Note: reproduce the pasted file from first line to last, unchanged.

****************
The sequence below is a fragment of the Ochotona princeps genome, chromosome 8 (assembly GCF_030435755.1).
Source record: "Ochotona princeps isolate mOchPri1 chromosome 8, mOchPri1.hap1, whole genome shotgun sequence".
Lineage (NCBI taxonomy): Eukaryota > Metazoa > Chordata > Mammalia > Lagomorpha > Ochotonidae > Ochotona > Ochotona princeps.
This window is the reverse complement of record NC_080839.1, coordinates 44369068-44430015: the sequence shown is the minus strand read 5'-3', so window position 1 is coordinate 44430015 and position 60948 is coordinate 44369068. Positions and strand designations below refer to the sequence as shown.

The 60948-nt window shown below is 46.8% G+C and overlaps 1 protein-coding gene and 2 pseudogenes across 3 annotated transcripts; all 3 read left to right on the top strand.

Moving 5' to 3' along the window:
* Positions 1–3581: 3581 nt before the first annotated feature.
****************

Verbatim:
The sequence below is a fragment of the Ochotona princeps genome, chromosome 8 (assembly GCF_030435755.1).
Source record: "Ochotona princeps isolate mOchPri1 chromosome 8, mOchPri1.hap1, whole genome shotgun sequence".
Lineage (NCBI taxonomy): Eukaryota > Metazoa > Chordata > Mammalia > Lagomorpha > Ochotonidae > Ochotona > Ochotona princeps.
This window is the reverse complement of record NC_080839.1, coordinates 44369068-44430015: the sequence shown is the minus strand read 5'-3', so window position 1 is coordinate 44430015 and position 60948 is coordinate 44369068. Positions and strand designations below refer to the sequence as shown.

The 60948-nt window shown below is 46.8% G+C and overlaps 1 protein-coding gene and 2 pseudogenes across 3 annotated transcripts; all 3 read left to right on the top strand.

Moving 5' to 3' along the window:
* Positions 1–3581: 3581 nt before the first annotated feature.